World Bank raises China growth target
Martin Zhou in Beijing
The World Bank raised its forecast for economic growth on the mainland this year to 7.2 per cent yesterday but warned against further stimulus measures by Beijing.
The projection tops a previous forecast for growth of 6.5 per cent in the world's third-largest economy and comes amid soaring government-directed investment and steady domestic consumption.
The mainland stock market took heart from the bullish outlook, sending the benchmark Shanghai Composite Index up 1.56 per cent to 2,853.903 points.
The new forecast still fell short of Beijing's target of 8 per cent, with the bank saying continued weakness in exports and less willingness to invest in the private sector were drags on growth.
The bank also signalled its concern about the amount of pump-priming spending the mainland authorities were undertaking to kick-start the economy.
'On current projections, it is not necessary and probably not appropriate to add more additional stimulus in 2009,' it said.
'One reason is that the fiscal deficit is on course to be significantly higher than budgeted this year, and additional stimulus now would reduce the room for stimulus in 2010.'
The bank said the mainland's budget deficit was set to leap to 4.9 per cent of gross domestic product this year from 0.4 per cent last year, and Beijing should keep some powder dry in case it was needed next year.
Liu Yuanchun, a professor at Renmin University, said the World Bank had gone too far in its concern about the mainland's fiscal health.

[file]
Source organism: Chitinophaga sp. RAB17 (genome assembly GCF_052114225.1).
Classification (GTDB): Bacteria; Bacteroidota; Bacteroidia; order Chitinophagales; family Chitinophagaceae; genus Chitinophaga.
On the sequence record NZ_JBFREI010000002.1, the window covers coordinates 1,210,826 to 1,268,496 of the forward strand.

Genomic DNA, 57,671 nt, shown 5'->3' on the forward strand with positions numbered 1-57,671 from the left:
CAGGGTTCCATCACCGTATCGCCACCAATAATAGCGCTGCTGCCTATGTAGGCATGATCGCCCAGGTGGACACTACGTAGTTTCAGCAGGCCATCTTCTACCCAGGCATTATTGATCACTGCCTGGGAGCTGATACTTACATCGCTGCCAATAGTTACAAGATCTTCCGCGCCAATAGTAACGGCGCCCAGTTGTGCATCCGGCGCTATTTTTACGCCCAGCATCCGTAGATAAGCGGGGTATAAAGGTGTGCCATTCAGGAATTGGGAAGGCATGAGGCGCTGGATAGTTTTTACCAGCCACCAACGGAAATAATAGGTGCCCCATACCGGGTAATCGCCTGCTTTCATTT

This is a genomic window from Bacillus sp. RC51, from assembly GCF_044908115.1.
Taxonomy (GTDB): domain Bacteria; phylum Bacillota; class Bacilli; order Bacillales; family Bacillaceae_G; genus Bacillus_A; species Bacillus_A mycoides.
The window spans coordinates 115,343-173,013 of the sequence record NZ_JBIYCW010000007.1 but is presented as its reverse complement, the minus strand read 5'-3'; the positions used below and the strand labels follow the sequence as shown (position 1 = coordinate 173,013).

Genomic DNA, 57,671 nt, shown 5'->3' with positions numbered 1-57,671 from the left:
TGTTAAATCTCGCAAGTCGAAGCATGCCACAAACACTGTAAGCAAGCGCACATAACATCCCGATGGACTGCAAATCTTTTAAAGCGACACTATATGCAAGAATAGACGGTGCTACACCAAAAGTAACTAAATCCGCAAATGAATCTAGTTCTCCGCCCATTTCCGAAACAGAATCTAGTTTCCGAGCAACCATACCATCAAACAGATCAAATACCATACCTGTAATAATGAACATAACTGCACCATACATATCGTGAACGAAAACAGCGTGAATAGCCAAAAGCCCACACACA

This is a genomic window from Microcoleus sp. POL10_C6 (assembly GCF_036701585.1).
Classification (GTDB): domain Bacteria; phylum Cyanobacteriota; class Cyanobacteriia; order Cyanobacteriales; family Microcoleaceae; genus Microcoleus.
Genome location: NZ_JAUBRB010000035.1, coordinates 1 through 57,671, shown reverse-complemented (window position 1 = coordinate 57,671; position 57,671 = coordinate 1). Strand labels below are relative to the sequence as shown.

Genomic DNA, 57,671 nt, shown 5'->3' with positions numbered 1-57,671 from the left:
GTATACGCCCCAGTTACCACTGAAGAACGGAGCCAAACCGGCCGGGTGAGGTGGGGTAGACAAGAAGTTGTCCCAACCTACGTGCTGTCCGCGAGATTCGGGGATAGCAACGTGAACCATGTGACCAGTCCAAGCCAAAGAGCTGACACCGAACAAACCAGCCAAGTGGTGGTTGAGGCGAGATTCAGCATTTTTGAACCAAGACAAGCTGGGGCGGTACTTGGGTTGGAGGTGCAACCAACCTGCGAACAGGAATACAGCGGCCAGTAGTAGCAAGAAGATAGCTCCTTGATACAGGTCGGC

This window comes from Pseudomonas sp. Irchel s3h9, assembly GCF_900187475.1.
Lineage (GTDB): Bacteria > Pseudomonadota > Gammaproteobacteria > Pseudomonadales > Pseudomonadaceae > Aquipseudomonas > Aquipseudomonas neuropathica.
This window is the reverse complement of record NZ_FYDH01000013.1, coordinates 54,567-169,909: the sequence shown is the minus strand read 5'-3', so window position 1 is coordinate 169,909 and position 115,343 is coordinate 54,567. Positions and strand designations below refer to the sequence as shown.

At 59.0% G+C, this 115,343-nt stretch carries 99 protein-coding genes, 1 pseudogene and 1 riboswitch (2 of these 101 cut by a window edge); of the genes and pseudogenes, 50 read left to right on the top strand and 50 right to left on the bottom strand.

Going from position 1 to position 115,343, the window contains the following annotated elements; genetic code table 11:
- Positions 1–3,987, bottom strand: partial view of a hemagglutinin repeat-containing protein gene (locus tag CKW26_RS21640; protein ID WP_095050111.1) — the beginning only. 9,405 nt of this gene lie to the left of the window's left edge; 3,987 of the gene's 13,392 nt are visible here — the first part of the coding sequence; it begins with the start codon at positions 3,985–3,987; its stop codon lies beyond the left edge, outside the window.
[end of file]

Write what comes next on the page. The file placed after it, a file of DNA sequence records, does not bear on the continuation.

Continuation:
'The overall indebtedness level is far from alarming,' Mr Liu said. 'But it is right to say that Beijing should contain some local governments' urge to over-invest and borrow excessively. That could lead to economic and social consequences.'
The State Council has lowered minimum equity capital requirements for newly started stimulus projects in various sectors, effectively allowing local governments to borrow more from the banks to fund their spending spree.
It has also given tacit approval for local officials to use proxies to borrow from the interbank market on top of the officially anointed plan to issue 200 billion yuan (HK$226.78 billion) worth of local government bonds this year.
Li Wei, an analyst with Standard Chartered, said what mattered most was where the stimulus dollars were being spent, and the focus on infrastructure should be re-examined.
'The government should channel more money into the right kinds of projects,' said Mr Li.
'They should shift away from the infrastructure-heavy mode to issues such as how to sustain momentum in consumption growth.'
Although nominal household consumption figures achieved two-digit growth over the first half of last year, he pointed out that most of the increase was built on one-off factors, such as more incentives for vehicle purchases.
'More stimulus programmes need to be rolled out to sustain consumption levels down the road this year,' he said. 'But we certainly don't want to see more dollars thrown at dams and highways.'
While raising its forecast for the mainland's economic growth this year, the World Bank advised Beijing policymakers to delay any further stimulus measures until next year
2009 growth forecasts
World Bank 7.2 %
Asian Development Bank 7 %
International Monetary Fund 8 %
Morgan Stanley 7-8 %
Merrill Lynch 8 %
Goldman Sachs 8.3 %